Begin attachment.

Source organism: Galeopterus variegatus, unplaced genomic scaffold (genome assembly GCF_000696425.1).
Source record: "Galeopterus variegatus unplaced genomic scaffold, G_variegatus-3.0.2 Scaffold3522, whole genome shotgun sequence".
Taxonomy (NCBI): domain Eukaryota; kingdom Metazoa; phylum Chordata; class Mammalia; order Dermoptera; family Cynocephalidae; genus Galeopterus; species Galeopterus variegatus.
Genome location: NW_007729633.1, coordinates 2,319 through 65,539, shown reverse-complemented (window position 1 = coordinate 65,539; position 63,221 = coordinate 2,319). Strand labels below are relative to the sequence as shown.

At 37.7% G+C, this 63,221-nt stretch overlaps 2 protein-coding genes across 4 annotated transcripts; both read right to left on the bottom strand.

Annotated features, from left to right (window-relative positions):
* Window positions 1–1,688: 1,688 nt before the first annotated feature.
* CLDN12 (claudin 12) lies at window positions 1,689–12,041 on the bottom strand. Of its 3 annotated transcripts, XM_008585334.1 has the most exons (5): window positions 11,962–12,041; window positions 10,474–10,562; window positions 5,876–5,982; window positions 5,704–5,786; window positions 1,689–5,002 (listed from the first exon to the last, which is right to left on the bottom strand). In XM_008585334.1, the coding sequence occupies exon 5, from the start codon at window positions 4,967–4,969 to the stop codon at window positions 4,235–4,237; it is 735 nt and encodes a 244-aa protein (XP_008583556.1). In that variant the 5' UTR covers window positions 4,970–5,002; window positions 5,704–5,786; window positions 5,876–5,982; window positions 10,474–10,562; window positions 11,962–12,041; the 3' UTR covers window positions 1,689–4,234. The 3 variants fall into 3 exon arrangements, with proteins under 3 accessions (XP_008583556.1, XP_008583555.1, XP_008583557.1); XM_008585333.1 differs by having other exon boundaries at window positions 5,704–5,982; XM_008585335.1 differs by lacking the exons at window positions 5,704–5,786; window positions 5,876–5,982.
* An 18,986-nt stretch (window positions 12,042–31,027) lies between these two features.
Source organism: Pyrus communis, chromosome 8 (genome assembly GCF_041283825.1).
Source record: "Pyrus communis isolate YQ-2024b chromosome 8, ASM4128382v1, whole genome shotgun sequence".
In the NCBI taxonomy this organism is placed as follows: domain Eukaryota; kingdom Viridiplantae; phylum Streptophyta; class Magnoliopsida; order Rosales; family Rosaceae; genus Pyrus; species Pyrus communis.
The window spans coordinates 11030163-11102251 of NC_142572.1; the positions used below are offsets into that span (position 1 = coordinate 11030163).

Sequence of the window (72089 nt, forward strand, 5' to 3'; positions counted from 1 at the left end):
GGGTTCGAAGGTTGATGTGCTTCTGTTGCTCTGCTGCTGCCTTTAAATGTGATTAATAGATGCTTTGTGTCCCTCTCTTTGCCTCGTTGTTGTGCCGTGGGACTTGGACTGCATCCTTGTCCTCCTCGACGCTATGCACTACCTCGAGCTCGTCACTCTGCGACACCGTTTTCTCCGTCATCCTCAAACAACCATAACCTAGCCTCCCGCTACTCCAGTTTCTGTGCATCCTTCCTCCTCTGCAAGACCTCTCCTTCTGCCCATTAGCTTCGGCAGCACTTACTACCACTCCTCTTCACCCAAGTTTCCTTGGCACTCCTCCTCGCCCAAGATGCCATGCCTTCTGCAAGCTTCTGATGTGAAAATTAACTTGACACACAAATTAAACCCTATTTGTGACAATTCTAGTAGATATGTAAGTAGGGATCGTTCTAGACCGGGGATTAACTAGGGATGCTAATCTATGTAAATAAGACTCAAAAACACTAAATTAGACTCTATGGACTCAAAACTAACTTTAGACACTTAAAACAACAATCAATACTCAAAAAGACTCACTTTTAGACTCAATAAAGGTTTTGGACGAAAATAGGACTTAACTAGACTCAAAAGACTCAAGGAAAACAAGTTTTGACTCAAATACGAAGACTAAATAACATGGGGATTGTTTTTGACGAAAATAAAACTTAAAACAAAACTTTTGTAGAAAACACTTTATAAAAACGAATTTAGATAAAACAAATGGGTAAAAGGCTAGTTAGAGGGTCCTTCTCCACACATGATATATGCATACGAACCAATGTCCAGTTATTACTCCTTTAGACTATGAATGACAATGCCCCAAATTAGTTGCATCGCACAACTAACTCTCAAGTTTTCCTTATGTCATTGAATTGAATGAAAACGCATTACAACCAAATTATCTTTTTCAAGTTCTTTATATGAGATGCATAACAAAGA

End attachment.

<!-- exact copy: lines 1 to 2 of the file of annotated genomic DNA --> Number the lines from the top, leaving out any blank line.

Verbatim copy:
Source organism: Galeopterus variegatus, unplaced genomic scaffold (genome assembly GCF_000696425.1).
Source record: "Galeopterus variegatus unplaced genomic scaffold, G_variegatus-3.0.2 Scaffold3522, whole genome shotgun sequence".